Wednesday, July 27, 2011
Wow. Warm and fuzzy inspiration from Papa God's magnificent creation spread from my broken right big toenail to my humidity-frizzied hair tips.
Then came the wannabe platoon. Just behind that gloriously regimented squadron flew five additional pelicans who were trying their durndest to emulate their role models. Four actually did pretty well, forming a perfectly straight line, tipping a wing here, snagging an up-current there to tweak their position and maintain a nice tight line.
Enter Herbie. I couldn't help but remember that poor little discombobulated elf from the animated TV Christmas show, "Rudolph the Red Nosed Reindeer." You know, the one who never quite fit in at Santa's workshop and ran away to find himself.
Well, try as he might, this avian Herbie could not toe the line. He just didn't fly like his biddy buddies. Maybe they were relatives or eggmates and their mothers made them, but the other birds in the group actually spread apart to make room for him in the middle of their rank and file. Sadly, Herbie dipped and weaved and flapped when he should have glided and nearly body-slammed the bird beside him.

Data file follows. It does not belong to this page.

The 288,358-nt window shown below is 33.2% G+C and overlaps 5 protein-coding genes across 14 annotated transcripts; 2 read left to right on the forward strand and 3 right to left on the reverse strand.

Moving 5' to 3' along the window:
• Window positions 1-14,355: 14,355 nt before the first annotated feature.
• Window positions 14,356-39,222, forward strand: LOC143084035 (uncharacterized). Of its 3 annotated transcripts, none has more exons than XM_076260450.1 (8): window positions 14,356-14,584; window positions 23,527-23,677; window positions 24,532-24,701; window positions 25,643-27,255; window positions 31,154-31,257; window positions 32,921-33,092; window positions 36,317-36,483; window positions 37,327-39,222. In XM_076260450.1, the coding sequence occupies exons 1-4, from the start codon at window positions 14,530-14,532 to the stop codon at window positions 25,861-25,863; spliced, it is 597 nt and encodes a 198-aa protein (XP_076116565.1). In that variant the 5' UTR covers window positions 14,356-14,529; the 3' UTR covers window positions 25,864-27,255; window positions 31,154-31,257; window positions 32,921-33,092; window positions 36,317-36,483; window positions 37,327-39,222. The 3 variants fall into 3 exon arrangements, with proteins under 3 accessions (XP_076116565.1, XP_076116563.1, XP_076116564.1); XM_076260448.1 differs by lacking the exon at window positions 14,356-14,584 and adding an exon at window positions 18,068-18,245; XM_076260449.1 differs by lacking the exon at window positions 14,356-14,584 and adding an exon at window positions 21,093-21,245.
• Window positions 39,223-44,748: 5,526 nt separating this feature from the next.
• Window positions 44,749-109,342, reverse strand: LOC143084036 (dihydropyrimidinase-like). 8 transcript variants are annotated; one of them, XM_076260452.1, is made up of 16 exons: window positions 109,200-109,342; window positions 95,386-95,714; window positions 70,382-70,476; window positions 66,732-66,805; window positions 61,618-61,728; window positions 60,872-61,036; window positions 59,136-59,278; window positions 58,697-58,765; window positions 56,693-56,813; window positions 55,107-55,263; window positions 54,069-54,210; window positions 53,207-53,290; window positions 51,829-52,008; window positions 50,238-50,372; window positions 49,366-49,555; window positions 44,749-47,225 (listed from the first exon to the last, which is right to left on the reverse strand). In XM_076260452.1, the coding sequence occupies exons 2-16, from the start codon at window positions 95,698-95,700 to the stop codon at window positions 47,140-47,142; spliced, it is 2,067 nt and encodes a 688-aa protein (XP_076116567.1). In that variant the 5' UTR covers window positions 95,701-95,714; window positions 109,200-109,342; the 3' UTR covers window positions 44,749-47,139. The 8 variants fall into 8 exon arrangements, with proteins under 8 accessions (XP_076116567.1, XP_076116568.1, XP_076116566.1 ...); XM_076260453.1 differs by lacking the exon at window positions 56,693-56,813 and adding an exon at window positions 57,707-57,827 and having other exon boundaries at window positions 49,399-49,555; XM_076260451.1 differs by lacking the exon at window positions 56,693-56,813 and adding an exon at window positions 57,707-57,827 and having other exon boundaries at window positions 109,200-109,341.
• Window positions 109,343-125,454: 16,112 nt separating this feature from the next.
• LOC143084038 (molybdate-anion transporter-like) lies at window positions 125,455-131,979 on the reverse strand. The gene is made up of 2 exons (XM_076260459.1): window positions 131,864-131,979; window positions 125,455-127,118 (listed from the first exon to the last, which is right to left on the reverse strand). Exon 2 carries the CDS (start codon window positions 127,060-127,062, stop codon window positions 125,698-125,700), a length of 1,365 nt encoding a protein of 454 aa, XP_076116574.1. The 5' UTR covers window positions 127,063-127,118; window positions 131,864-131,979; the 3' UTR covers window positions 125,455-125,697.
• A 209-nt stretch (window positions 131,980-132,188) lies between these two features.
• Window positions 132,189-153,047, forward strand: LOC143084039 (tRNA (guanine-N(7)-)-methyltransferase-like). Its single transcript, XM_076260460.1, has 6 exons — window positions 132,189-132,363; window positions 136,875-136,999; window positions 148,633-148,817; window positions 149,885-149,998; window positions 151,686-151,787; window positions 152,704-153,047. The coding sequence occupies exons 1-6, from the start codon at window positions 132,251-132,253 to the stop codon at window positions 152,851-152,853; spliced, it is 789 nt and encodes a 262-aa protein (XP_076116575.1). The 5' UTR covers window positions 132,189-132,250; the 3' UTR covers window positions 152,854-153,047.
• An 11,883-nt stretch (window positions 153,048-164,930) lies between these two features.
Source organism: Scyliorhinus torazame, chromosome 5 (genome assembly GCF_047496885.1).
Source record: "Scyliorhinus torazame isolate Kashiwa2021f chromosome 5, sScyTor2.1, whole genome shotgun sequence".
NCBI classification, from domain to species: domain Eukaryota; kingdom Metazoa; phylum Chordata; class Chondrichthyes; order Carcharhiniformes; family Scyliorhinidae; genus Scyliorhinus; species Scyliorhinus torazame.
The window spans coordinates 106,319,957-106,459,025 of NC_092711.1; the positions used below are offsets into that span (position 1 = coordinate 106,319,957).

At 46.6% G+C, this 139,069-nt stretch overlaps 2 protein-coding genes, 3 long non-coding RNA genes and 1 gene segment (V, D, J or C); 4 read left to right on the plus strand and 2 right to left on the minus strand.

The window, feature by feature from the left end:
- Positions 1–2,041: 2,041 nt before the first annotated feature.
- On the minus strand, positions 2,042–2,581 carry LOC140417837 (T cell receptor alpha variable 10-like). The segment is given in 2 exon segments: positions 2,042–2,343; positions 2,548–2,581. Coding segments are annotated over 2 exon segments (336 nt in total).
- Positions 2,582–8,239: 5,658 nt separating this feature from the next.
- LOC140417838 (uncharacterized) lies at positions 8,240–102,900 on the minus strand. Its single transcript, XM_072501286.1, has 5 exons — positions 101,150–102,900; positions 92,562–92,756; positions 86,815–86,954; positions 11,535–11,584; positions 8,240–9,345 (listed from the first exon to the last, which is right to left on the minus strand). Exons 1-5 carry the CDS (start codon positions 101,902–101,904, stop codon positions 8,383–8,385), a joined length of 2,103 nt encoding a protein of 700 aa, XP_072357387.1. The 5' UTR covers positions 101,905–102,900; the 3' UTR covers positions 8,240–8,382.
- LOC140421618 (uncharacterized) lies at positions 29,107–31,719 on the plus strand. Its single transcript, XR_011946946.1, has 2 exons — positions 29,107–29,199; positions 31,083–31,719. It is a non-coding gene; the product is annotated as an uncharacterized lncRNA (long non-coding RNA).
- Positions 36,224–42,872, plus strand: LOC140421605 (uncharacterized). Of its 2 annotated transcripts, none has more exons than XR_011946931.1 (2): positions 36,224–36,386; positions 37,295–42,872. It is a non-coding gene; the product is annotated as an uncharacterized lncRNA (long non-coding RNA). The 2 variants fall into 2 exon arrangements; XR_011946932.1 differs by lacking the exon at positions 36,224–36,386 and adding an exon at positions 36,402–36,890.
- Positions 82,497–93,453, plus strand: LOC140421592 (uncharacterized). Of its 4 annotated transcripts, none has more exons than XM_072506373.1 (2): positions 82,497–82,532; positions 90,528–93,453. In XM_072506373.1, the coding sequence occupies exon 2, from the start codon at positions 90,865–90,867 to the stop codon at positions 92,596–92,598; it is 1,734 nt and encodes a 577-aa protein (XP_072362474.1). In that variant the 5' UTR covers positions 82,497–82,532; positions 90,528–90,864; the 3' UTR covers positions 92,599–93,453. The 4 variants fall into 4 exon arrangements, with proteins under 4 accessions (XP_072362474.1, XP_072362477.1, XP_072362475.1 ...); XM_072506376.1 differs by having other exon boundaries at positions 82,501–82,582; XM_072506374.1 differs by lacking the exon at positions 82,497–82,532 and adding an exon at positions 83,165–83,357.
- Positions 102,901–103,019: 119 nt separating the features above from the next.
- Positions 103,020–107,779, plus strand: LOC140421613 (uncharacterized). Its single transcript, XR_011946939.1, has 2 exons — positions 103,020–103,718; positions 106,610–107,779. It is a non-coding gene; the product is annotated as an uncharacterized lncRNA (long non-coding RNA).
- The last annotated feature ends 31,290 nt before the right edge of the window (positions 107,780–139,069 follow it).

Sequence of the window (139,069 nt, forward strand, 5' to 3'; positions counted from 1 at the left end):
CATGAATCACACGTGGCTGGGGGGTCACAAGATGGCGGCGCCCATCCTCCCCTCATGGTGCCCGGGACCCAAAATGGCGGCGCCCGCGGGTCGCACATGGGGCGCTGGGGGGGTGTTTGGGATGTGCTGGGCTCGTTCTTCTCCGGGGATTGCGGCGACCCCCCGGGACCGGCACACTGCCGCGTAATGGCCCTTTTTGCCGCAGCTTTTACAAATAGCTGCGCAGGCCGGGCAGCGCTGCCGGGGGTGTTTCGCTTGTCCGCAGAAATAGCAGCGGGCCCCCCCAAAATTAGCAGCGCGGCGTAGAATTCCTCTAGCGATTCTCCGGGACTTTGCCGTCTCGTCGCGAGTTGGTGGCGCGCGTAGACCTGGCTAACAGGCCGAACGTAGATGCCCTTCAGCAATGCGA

It made me laugh. But I doubt Herbie thought it was funny.
When the others finally gave up on him and closed the gap to box him out, Herbie still didn't give up. Despite their obvious snub, he tagged himself onto the end of the line, bobbing and fluttering like a spastic dot at the bottom of an exclamation mark.
Then they landed gracefully in the water to enjoy some fishy breakfast and Herbie plopped down about six feet away, still trying to be part of the group, though it was quite evident he was an outcast.
Boy could I identify with Herbie. Can't you? I think we all feel like we don't belong at some point in our lives. That we're different. That we're misfits. Maybe we're not overtly rejected by our peers, but we know deep down that we're the disgruntled dentist wannabe among happy elves.
I feel like that in my writing life sometimes. Like I'm the wobbling dot beneath the exclamation mark of successful authors and speakers with whom I'm trying to fit in. It may look like I belong, but deep down I know better. I'm just a wannabe.
But you know what? I don't think that's really such a bad thing. Being a Herbie keeps us striving to improve ourselves, to never stay complacent. To reject rejection. To keep practicing our dipping and weaving so that we can fly in formation when we want to, and not be ashamed to be the maverick when we don't.
So here's to all the Herbies of the world! Are you one of us?